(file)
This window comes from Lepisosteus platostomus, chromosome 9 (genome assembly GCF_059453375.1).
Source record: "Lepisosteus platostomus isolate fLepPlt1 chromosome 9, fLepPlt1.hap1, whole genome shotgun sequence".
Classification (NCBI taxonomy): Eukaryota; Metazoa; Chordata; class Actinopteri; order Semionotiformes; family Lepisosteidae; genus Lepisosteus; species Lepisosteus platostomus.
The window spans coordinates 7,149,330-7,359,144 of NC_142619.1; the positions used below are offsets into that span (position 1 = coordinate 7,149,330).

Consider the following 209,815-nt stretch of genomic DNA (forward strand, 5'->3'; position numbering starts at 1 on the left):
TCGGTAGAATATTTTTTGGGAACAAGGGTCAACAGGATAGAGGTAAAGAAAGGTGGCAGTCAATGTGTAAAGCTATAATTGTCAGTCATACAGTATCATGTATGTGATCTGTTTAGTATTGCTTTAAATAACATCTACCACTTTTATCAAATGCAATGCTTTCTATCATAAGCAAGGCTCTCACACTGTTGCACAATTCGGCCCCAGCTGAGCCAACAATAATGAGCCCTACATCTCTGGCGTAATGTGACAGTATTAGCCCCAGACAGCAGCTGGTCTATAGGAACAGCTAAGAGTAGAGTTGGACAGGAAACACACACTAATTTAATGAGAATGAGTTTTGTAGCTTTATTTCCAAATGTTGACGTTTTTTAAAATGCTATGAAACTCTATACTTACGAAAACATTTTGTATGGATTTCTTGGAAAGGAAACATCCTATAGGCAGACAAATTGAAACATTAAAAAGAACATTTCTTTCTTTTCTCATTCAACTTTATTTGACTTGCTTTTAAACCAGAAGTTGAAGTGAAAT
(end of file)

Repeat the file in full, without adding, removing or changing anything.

This window comes from Lepisosteus platostomus, chromosome 9 (genome assembly GCF_059453375.1).
Source record: "Lepisosteus platostomus isolate fLepPlt1 chromosome 9, fLepPlt1.hap1, whole genome shotgun sequence".
Classification (NCBI taxonomy): Eukaryota; Metazoa; Chordata; class Actinopteri; order Semionotiformes; family Lepisosteidae; genus Lepisosteus; species Lepisosteus platostomus.
The window spans coordinates 7,149,330-7,359,144 of NC_142619.1; the positions used below are offsets into that span (position 1 = coordinate 7,149,330).

Consider the following 209,815-nt stretch of genomic DNA (forward strand, 5'->3'; position numbering starts at 1 on the left):
TCGGTAGAATATTTTTTGGGAACAAGGGTCAACAGGATAGAGGTAAAGAAAGGTGGCAGTCAATGTGTAAAGCTATAATTGTCAGTCATACAGTATCATGTATGTGATCTGTTTAGTATTGCTTTAAATAACATCTACCACTTTTATCAAATGCAATGCTTTCTATCATAAGCAAGGCTCTCACACTGTTGCACAATTCGGCCCCAGCTGAGCCAACAATAATGAGCCCTACATCTCTGGCGTAATGTGACAGTATTAGCCCCAGACAGCAGCTGGTCTATAGGAACAGCTAAGAGTAGAGTTGGACAGGAAACACACACTAATTTAATGAGAATGAGTTTTGTAGCTTTATTTCCAAATGTTGACGTTTTTTAAAATGCTATGAAACTCTATACTTACGAAAACATTTTGTATGGATTTCTTGGAAAGGAAACATCCTATAGGCAGACAAATTGAAACATTAAAAAGAACATTTCTTTCTTTTCTCATTCAACTTTATTTGACTTGCTTTTAAACCAGAAGTTGAAGTGAAAT